Read the whole thing to avoid confusion next time you look at the statistics GUI.
After adding new racks to our 70 node cluster, we noticed that it was taking several hours per terabyte to rebalance the nodes. You can copy a terabyte of data across a 10GbE network in under half an hour with SCP, so why should HDFS take several hours?
It didn’t take long to discover the cause—the configuration parameterdfs.datanode.balance.bandwidthPerSecond controls how much bandwidth each node is allowed to use for rebalancing, and it defaults to a conservative value of 10Mb/sec/node, which is 1.25MB/sec. If you have 70 nodes (the number we started with before adding new ones), that’s 87.5MB/second. One terabyte, i.e., a million MB, divided 87.5MB/sec, equals 11,428 sec, or 3.17 hours per TB. The more nodes in the original cluster, the faster it will write.
On the development side, “it’ll automatically rebalance without us having to worry” is a great thing. On the administrative side, we’re paid to worry about these things…
Another issue is that some Excel functions operate on selected data, whereas others act on the whole worksheet. If you select a column of data and use Find to identify certain characters, it will identify only those characters in your chosen column. If you now use Replace it will change all such characters in the entire worksheet – which is probably not what you wanted to do, and you may have unwittingly introduced new errors into your data without being aware of it.
The safest way to clean your data in Excel is to copy an individual column to a separate worksheet, perform all your cleaning operations in isolation until you’re happy with the result, then copy your cleaned data to your original sheet (or better still, to a new sheet that stores only clean data). The repeated use of Copy, Paste and using multiple worksheets to clean your data can become extremely messy.
Lee recommends three free tools, and they look like they’re worth trying out.
For each Stack Overflow question asked since the beginning of the site, the dataset includes:
- Question ID
- Creation date
- Closed date, if applicable
- Deletion date, if applicable
- Owner user ID (except for deleted questions)
- Number of answers
This is ideal for performing analyses such as:
The increase or decrease in questions in each tag over time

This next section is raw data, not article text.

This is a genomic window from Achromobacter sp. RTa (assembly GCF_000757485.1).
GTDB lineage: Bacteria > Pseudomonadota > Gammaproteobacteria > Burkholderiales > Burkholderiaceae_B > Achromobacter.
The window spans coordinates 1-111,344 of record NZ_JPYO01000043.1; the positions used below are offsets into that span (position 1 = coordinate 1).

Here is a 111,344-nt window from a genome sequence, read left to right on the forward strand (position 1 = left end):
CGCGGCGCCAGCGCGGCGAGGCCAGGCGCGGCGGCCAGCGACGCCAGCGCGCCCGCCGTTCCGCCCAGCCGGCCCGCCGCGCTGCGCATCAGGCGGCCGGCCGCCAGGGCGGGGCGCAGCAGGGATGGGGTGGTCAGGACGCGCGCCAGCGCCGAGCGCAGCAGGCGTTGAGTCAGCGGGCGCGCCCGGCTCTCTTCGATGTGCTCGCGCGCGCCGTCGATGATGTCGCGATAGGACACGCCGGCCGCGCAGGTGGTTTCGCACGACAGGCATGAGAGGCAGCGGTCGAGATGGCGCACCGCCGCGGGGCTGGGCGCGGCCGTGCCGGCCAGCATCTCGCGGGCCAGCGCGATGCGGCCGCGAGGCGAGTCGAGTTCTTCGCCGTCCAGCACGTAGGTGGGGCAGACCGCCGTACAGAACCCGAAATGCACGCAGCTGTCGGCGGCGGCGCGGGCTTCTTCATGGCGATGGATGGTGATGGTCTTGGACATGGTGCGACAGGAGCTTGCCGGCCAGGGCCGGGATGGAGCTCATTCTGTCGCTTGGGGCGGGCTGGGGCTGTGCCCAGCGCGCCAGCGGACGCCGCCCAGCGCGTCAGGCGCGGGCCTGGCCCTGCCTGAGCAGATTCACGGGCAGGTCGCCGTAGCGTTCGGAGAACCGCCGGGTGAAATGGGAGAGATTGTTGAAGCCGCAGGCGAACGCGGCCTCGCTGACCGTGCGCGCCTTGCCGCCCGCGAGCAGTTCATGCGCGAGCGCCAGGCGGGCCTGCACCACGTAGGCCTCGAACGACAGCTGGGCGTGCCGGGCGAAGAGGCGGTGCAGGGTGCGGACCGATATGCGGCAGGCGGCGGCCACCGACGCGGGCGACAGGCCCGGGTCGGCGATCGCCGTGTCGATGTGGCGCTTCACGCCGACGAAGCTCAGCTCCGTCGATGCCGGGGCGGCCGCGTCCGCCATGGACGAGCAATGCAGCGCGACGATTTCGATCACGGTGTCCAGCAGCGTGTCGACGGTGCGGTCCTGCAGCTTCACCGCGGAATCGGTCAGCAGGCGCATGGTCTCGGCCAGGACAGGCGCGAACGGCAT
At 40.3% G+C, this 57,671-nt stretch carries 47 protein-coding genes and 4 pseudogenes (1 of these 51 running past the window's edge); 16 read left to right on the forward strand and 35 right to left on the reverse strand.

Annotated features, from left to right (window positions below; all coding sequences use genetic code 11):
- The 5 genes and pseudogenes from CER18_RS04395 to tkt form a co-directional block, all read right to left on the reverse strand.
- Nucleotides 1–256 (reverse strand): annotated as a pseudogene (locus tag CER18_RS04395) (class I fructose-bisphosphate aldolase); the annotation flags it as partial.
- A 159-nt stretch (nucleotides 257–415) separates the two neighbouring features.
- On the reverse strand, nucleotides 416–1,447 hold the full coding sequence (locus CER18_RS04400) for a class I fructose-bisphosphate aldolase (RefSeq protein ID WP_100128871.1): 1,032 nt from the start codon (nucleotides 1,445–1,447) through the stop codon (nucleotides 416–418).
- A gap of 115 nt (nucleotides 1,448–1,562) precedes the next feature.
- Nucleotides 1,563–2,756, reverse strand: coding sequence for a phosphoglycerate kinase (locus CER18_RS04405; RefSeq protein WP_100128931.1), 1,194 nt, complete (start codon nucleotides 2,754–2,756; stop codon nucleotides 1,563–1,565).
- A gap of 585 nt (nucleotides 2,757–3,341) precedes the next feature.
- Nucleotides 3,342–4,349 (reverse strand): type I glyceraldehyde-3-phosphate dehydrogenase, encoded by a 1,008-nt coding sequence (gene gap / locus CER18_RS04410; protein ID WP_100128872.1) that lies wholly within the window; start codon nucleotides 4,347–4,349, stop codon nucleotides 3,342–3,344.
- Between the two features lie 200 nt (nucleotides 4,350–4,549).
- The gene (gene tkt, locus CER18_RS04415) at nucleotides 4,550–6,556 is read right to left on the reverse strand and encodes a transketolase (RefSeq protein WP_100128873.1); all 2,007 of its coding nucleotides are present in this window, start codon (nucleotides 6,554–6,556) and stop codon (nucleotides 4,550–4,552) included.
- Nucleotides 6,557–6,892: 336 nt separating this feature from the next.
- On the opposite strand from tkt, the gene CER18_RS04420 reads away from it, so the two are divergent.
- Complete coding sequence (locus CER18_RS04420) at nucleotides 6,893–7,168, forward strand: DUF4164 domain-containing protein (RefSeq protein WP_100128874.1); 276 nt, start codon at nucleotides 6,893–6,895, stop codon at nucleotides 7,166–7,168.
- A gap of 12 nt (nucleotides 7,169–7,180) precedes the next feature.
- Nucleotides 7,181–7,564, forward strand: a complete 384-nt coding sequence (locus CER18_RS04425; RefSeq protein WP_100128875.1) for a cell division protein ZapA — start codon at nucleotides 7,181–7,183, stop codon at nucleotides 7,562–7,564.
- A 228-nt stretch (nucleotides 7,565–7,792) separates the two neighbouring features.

Correlations among tags on questions
Which tags tend to get higher or lower scores
Which tags tend to be asked on weekends vs weekdays
Rates of question closure or deletion over time
The speed at which questions are closed or deleted
This is pretty exciting. Getting good, high-quality data sets for demonstration and pedagogical purposes is time-consuming, so the fact that the Stack Exchange people are tossing one out our way could be a major time-saver.
I have a book on my shelf called Practical C Programming published by O’Reilly (the cow book) by Steve Oualline. I still love it today because although I don’t code in C any longer, the book remains a great example of good technical writing.
That book has some relevance to SQL today. Instead of memorizing the full list of operators and their precedence, Steve gives a practical subset:
- * (Multiply), / (Division)
- + (Add), – (Subtract)
Put parentheses around everything else.
Parentheses, even when unnecessary, are usually a good idea. They help the reader understand what was going through your mind at the time.
Following that session I wrote a Powershell Script to gather information about the last used date for databases which I blogged about here and then a T-SQL script to take a final backup and create a SQL Agent Job to restore from that back up which I blogged about here The team have used this solution (updated to load the DBA Database and a report instead of using Excel) ever since and it proved invaluable when a read-only database was dropped and could quickly and easily be restored with no fuss.
This is a combination of describing what the cmdlet does as well as the circumstances behind its creation. It’s a good read.